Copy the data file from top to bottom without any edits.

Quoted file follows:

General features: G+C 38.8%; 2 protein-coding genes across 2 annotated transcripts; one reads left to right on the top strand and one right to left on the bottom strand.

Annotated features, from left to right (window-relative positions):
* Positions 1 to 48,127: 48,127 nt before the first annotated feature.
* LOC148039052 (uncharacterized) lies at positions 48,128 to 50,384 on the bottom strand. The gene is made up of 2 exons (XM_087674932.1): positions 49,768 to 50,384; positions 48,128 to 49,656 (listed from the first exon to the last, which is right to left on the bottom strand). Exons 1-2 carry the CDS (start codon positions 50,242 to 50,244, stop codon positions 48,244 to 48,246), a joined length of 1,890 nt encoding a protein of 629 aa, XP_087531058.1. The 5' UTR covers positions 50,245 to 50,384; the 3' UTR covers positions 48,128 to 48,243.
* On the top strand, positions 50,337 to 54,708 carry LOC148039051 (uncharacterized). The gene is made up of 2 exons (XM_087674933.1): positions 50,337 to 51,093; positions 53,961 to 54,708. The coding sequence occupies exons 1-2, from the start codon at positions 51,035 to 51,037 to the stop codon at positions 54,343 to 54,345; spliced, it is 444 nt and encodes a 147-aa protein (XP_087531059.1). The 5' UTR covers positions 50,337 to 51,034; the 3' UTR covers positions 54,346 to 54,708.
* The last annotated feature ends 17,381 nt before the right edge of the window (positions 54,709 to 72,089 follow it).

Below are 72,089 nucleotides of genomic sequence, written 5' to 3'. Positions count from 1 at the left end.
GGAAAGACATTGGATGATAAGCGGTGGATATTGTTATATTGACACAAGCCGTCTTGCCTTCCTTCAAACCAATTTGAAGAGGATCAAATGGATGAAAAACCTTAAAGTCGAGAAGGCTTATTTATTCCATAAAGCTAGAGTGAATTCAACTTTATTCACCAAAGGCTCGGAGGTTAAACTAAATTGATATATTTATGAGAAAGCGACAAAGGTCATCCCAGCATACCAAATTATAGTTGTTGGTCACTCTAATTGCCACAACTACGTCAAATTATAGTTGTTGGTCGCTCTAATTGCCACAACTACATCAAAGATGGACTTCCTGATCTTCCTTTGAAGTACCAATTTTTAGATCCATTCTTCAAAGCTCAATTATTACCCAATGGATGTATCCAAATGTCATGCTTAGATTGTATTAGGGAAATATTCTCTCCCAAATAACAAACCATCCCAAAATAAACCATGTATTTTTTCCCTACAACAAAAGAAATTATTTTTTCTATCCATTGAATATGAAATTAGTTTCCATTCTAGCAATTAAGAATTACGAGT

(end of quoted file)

General features: G+C 38.8%; 2 protein-coding genes across 2 annotated transcripts; one reads left to right on the top strand and one right to left on the bottom strand.

Annotated features, from left to right (window-relative positions):
* Positions 1 to 48,127: 48,127 nt before the first annotated feature.
* LOC148039052 (uncharacterized) lies at positions 48,128 to 50,384 on the bottom strand. The gene is made up of 2 exons (XM_087674932.1): positions 49,768 to 50,384; positions 48,128 to 49,656 (listed from the first exon to the last, which is right to left on the bottom strand). Exons 1-2 carry the CDS (start codon positions 50,242 to 50,244, stop codon positions 48,244 to 48,246), a joined length of 1,890 nt encoding a protein of 629 aa, XP_087531058.1. The 5' UTR covers positions 50,245 to 50,384; the 3' UTR covers positions 48,128 to 48,243.
* On the top strand, positions 50,337 to 54,708 carry LOC148039051 (uncharacterized). The gene is made up of 2 exons (XM_087674933.1): positions 50,337 to 51,093; positions 53,961 to 54,708. The coding sequence occupies exons 1-2, from the start codon at positions 51,035 to 51,037 to the stop codon at positions 54,343 to 54,345; spliced, it is 444 nt and encodes a 147-aa protein (XP_087531059.1). The 5' UTR covers positions 50,337 to 51,034; the 3' UTR covers positions 54,346 to 54,708.
* The last annotated feature ends 17,381 nt before the right edge of the window (positions 54,709 to 72,089 follow it).

Below are 72,089 nucleotides of genomic sequence, written 5' to 3'. Positions count from 1 at the left end.
GGAAAGACATTGGATGATAAGCGGTGGATATTGTTATATTGACACAAGCCGTCTTGCCTTCCTTCAAACCAATTTGAAGAGGATCAAATGGATGAAAAACCTTAAAGTCGAGAAGGCTTATTTATTCCATAAAGCTAGAGTGAATTCAACTTTATTCACCAAAGGCTCGGAGGTTAAACTAAATTGATATATTTATGAGAAAGCGACAAAGGTCATCCCAGCATACCAAATTATAGTTGTTGGTCACTCTAATTGCCACAACTACGTCAAATTATAGTTGTTGGTCGCTCTAATTGCCACAACTACATCAAAGATGGACTTCCTGATCTTCCTTTGAAGTACCAATTTTTAGATCCATTCTTCAAAGCTCAATTATTACCCAATGGATGTATCCAAATGTCATGCTTAGATTGTATTAGGGAAATATTCTCTCCCAAATAACAAACCATCCCAAAATAAACCATGTATTTTTTCCCTACAACAAAAGAAATTATTTTTTCTATCCATTGAATATGAAATTAGTTTCCATTCTAGCAATTAAGAATTACGAGT